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Psychology of Personality

Death of a loved one


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Grief is a very personal experience. Each of us goes through it in our own way: some close in on themselves, others cry, others get angry. There is no right or wrong way to deal with loss—everyone behaves differently. But there are some common features of mourning, known as the stages of mourning.

How did the theory of five stages of grief come about

In 1969, Swiss-born American psychologist Elisabeth Kübler-Ross published On Death and Dying, in which she identified five stages of grief. The book was based on the observations of Elizabeth, who worked with terminally ill people for many years.

The five stages of mourning described by the scientist were later called the Kübler-Ross model. Initially, it was about the experiences of terminally ill patients, but in the later stages of grief, they were adapted to emotions experienced due to other losses. nine0003

Five stages of grief: from denial to acceptance

In total, Elisabeth Kübler-Ross identified five stages of grief:

  1. denial;
  2. anger;
  3. bargain;
  4. depression;
  5. acceptance.

Not every person goes through all five stages, and they do not necessarily follow each other in that order. You can stay on one of them for months and skip the others. It is possible that everything will start with bargaining and only then the person will plunge into anger and denial. Everyone will go their own way, and it is worth knowing what steps you will probably have to take along it. nine0003

First stage of grief: denial

Grief is overwhelming. It is natural to respond to strong and often sudden feelings by pretending nothing happened. Denial gives us time to gradually digest the news and incorporate it into our lives. This is a common defense mechanism to deal with stress.

However, as a person emerges from the stage of denial, the emotions from which he was hiding begin to grow. At such moments, the mourner is confronted with intense sadness, which previously went unnoticed. This is part of the journey and it can be very difficult. nine0003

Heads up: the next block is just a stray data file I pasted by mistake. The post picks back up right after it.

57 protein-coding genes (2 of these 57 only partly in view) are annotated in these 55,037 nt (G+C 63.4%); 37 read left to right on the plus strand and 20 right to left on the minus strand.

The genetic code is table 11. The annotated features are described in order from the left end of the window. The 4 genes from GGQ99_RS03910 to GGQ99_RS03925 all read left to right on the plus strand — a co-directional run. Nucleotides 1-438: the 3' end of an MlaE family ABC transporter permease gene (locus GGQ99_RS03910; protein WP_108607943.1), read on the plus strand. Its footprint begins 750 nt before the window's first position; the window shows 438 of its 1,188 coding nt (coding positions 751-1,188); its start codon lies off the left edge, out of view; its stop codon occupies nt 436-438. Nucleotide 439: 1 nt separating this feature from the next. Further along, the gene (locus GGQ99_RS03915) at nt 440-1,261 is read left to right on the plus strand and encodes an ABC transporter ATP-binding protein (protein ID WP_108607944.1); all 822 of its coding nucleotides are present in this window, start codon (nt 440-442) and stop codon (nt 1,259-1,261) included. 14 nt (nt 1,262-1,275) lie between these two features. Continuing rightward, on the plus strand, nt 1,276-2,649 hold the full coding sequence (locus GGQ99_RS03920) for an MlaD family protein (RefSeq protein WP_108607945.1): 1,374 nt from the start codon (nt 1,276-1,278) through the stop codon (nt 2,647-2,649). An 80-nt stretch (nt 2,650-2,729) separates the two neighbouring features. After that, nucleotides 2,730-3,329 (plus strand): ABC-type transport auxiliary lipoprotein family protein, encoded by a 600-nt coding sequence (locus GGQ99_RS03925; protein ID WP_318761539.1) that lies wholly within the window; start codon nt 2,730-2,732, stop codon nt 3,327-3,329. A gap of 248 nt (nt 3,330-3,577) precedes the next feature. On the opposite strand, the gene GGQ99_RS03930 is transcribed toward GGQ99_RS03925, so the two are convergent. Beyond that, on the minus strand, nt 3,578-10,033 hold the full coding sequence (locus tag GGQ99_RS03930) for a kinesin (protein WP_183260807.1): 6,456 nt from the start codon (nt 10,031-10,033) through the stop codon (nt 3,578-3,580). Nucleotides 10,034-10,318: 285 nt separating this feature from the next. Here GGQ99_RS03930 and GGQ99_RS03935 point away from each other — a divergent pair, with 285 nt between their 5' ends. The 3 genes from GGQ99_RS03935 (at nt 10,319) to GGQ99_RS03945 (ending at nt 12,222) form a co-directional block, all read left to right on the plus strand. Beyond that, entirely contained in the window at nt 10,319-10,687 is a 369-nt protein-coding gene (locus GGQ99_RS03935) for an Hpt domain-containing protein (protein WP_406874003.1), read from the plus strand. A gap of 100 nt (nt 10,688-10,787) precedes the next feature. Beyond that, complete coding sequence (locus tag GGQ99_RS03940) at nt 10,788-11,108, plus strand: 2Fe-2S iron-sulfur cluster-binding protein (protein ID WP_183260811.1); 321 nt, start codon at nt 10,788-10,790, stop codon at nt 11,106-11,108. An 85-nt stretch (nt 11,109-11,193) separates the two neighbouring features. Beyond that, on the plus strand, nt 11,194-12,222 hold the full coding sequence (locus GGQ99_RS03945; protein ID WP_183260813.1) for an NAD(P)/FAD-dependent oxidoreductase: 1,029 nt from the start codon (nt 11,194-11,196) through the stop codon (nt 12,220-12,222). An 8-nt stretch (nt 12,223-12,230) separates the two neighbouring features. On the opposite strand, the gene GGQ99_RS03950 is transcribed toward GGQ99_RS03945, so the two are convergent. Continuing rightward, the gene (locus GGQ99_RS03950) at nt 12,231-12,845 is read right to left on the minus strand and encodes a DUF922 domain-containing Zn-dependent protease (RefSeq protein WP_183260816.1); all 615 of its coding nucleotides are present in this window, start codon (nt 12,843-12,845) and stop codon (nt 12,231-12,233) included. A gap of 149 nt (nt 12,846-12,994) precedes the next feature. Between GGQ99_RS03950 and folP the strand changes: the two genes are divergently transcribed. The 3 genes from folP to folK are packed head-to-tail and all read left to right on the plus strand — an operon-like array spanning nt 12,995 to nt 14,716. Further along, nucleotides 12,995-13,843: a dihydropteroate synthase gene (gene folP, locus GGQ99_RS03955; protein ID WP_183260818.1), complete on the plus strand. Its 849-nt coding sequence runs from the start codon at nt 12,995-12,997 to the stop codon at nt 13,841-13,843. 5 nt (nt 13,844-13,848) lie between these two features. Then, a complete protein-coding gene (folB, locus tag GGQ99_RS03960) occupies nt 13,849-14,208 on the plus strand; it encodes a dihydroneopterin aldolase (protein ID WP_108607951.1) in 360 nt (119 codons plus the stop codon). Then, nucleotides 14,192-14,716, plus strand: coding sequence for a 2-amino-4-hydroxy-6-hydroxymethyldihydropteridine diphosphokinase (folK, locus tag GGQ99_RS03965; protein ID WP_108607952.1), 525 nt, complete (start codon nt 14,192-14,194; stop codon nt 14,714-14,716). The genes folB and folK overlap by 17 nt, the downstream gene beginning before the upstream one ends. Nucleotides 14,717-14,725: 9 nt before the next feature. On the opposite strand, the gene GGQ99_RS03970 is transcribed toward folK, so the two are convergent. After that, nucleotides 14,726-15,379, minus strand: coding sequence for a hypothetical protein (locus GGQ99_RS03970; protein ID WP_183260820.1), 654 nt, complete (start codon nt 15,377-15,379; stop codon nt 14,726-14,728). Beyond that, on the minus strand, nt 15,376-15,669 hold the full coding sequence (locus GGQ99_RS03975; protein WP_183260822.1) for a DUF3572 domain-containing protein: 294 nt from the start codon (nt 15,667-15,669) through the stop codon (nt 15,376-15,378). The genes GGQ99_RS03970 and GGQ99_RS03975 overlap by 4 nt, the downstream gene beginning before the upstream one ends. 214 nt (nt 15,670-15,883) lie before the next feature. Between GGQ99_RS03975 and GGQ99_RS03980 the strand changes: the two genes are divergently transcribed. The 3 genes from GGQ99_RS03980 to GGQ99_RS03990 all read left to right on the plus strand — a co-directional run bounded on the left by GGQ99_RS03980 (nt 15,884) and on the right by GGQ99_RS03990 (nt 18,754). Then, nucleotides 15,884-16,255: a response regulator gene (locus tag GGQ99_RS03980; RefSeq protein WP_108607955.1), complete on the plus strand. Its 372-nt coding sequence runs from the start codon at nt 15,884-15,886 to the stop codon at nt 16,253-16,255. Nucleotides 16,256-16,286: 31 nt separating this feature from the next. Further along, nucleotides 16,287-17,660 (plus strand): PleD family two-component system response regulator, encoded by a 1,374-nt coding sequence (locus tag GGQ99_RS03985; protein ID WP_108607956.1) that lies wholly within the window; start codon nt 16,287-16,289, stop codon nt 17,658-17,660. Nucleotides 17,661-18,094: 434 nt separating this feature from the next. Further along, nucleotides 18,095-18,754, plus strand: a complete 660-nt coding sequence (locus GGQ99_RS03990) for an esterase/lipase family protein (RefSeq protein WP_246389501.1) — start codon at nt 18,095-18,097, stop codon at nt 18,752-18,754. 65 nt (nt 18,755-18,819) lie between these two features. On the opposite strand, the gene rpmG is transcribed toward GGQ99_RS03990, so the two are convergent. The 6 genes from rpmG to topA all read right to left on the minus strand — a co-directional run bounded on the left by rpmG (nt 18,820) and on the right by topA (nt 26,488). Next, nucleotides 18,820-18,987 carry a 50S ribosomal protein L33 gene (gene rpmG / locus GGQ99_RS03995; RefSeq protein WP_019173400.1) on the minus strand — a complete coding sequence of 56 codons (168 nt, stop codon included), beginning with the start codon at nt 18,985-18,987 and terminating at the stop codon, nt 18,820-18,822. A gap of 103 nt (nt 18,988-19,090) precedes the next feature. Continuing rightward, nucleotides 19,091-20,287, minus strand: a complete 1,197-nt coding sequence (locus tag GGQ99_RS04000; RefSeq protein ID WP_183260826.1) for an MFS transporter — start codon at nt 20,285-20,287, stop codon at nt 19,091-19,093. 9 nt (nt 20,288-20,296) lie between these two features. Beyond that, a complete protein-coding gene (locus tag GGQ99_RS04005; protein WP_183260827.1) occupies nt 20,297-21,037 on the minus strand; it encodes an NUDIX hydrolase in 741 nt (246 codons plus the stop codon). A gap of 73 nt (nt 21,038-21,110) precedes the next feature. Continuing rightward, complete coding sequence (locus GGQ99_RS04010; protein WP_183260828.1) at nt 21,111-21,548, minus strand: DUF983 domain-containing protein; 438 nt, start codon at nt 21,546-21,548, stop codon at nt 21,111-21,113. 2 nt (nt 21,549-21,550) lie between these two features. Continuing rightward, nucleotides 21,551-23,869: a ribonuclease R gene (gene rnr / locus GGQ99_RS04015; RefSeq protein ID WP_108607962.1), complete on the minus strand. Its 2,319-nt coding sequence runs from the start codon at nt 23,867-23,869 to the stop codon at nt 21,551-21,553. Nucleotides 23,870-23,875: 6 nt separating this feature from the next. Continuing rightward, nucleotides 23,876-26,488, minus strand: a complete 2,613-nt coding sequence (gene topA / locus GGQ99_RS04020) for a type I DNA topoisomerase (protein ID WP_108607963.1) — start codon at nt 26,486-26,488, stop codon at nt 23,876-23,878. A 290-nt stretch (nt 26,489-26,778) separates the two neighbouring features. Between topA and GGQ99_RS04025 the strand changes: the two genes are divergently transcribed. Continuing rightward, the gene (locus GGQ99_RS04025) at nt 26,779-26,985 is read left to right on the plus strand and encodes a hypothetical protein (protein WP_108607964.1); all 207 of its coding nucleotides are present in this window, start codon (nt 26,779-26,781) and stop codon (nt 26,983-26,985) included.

Second stage of grief: anger

If denial is a survival mechanism, then anger is a way to mask feelings. It hides other feelings and pain that a person faces. Rage can be directed at other people - from relatives who come to the hospital to a former boss. Sometimes even inanimate objects can become the object of anger.

Reason at such moments prompts: the one on whom you are breaking down is not to blame for what happened. But the emotions are too strong for the rational side of the personality to take over. Sometimes anger is “disguised” and does not look like a pronounced rage, but like bitterness and indignation. Not all people go through the anger stage, but there are those who linger on it for a long time. nine0003

Third stage of grief: bargaining

Grief makes people vulnerable and helpless. At such moments, they often look for ways to regain control over life, they want to feel that they can influence the outcome of events. It's time for internal dialogues with endless questions: "What if? .."

Those who are religious often try to make a deal with God or higher powers, giving them various promises in exchange for healing or pain relief. In essence, the deal is an attempt to delay the inevitable, to hide from confusion or sadness. People expect that they will be rewarded for "exemplary behavior" and take oaths that they are not going to fulfill. nine0003

Fourth stage of grief: depression

Anger and bargaining can be very active, depression is experienced as a quiet stage of grief. At first, a person tries to run away from emotions, but by this stage he is already able to accept and process them. At such times, people may choose to isolate themselves to cope with the loss.

However, this does not mean that depression is mild or well defined. Like other stages of mourning, it can be complex and confusing. It may seem to you that everything around you is in a fog, and the only thing you feel is confusion and sadness. nine0003

Depression can be felt as the inevitable "landing point" of any loss: deprivation becomes clear and inevitable. But if you understand that you are bogged down in depression and do not move on to acceptance, then you should talk to a psychotherapist: he will help you go through this stage and not get stuck in it for a long time.

Fifth Stage of Grief: Acceptance

Acceptance is not necessarily a happy or uplifting stage of mourning. It does not mean that a person experienced a loss. This is an understanding of how what happened affects his life. nine0003

At this stage, you may feel very different. This is normal, because there have been changes that affect all relations with the world. Acceptance should be looked at as a way of realizing that there are more good days than bad ones, but there are also black streaks in life.